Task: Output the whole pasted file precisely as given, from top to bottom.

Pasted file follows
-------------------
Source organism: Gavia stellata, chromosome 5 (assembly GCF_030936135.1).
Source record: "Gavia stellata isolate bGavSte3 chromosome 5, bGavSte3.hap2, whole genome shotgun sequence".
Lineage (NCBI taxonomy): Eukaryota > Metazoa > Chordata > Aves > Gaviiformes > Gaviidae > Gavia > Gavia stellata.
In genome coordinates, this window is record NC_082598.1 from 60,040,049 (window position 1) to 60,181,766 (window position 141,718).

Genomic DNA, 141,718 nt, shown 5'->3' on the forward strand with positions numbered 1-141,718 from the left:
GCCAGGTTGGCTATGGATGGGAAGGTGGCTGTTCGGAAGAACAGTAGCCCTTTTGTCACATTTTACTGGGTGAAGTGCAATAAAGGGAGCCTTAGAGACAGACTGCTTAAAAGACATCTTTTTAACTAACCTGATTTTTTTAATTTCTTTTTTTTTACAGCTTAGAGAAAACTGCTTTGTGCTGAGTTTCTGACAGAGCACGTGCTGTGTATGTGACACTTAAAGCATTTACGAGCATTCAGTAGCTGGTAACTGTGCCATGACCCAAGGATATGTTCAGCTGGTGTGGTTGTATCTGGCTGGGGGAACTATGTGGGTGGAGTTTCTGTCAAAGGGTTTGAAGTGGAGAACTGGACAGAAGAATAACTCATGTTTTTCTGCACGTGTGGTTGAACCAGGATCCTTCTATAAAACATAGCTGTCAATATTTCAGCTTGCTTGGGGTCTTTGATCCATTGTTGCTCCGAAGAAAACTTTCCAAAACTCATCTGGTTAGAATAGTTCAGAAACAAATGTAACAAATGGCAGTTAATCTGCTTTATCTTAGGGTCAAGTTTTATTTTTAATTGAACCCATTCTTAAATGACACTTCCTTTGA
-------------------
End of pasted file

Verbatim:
Source organism: Gavia stellata, chromosome 5 (assembly GCF_030936135.1).
Source record: "Gavia stellata isolate bGavSte3 chromosome 5, bGavSte3.hap2, whole genome shotgun sequence".
Lineage (NCBI taxonomy): Eukaryota > Metazoa > Chordata > Aves > Gaviiformes > Gaviidae > Gavia > Gavia stellata.
In genome coordinates, this window is record NC_082598.1 from 60,040,049 (window position 1) to 60,181,766 (window position 141,718).

Genomic DNA, 141,718 nt, shown 5'->3' on the forward strand with positions numbered 1-141,718 from the left:
GCCAGGTTGGCTATGGATGGGAAGGTGGCTGTTCGGAAGAACAGTAGCCCTTTTGTCACATTTTACTGGGTGAAGTGCAATAAAGGGAGCCTTAGAGACAGACTGCTTAAAAGACATCTTTTTAACTAACCTGATTTTTTTAATTTCTTTTTTTTTACAGCTTAGAGAAAACTGCTTTGTGCTGAGTTTCTGACAGAGCACGTGCTGTGTATGTGACACTTAAAGCATTTACGAGCATTCAGTAGCTGGTAACTGTGCCATGACCCAAGGATATGTTCAGCTGGTGTGGTTGTATCTGGCTGGGGGAACTATGTGGGTGGAGTTTCTGTCAAAGGGTTTGAAGTGGAGAACTGGACAGAAGAATAACTCATGTTTTTCTGCACGTGTGGTTGAACCAGGATCCTTCTATAAAACATAGCTGTCAATATTTCAGCTTGCTTGGGGTCTTTGATCCATTGTTGCTCCGAAGAAAACTTTCCAAAACTCATCTGGTTAGAATAGTTCAGAAACAAATGTAACAAATGGCAGTTAATCTGCTTTATCTTAGGGTCAAGTTTTATTTTTAATTGAACCCATTCTTAAATGACACTTCCTTTGA